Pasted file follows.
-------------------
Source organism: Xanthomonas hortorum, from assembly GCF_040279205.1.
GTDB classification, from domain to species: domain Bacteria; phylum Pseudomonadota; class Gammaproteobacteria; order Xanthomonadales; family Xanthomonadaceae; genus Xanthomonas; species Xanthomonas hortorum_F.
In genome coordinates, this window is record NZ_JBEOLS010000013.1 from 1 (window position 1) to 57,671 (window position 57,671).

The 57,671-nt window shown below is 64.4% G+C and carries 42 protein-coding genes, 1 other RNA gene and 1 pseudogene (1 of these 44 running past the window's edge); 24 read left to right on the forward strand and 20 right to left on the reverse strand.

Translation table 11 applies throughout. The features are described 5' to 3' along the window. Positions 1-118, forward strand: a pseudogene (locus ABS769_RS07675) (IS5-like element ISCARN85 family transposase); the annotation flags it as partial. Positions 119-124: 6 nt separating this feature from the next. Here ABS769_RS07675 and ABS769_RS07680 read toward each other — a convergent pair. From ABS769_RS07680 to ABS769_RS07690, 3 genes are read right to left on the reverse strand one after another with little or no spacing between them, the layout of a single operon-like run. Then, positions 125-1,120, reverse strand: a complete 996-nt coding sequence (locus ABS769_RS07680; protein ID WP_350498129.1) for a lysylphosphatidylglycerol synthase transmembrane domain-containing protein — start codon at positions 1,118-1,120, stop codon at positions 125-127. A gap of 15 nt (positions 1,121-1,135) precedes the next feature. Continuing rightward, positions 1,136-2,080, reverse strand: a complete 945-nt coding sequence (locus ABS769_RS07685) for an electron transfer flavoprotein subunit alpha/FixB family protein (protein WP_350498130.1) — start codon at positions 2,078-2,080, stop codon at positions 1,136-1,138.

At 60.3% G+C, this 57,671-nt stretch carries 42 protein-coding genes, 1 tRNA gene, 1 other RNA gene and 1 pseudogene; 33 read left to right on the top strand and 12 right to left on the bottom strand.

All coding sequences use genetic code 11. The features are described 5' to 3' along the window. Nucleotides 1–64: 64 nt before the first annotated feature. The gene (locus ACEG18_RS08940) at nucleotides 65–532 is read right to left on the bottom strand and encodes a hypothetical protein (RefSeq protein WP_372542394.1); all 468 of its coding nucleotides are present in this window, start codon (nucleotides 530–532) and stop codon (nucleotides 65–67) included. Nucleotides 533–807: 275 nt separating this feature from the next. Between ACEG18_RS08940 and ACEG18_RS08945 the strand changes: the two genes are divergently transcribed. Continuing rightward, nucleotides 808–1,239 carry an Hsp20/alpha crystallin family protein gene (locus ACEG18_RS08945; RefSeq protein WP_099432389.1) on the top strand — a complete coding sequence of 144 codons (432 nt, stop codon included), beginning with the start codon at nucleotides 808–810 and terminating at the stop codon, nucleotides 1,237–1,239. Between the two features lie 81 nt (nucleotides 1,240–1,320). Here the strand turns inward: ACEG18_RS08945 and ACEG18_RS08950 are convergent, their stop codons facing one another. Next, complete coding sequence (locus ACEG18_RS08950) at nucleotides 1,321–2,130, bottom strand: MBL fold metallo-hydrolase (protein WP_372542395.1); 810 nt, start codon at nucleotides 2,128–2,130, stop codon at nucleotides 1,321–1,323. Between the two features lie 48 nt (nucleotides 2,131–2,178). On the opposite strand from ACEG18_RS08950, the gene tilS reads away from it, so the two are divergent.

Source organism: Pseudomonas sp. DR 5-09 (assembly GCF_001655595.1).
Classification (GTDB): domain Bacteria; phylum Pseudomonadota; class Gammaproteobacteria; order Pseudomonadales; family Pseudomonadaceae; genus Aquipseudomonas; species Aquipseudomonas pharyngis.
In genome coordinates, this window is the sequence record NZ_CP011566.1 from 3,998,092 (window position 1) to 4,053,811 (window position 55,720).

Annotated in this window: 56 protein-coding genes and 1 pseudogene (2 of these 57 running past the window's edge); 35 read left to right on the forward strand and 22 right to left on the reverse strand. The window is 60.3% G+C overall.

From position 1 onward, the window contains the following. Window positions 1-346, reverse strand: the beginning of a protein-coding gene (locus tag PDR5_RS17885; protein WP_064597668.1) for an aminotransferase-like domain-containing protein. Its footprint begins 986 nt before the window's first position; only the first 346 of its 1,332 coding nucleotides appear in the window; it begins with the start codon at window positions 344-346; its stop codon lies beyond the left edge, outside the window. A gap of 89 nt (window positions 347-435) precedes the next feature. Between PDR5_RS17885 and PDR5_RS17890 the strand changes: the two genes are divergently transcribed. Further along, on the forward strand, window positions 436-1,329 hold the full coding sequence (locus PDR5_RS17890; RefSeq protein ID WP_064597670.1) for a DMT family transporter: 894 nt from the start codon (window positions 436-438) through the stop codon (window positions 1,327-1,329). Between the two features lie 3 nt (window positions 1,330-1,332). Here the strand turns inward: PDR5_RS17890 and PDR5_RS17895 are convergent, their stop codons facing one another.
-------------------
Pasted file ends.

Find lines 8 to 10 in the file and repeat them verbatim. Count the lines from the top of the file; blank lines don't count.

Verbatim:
Source organism: Pseudomonas sp. DR 5-09 (assembly GCF_001655595.1).
Classification (GTDB): domain Bacteria; phylum Pseudomonadota; class Gammaproteobacteria; order Pseudomonadales; family Pseudomonadaceae; genus Aquipseudomonas; species Aquipseudomonas pharyngis.
In genome coordinates, this window is the sequence record NZ_CP011566.1 from 3,998,092 (window position 1) to 4,053,811 (window position 55,720).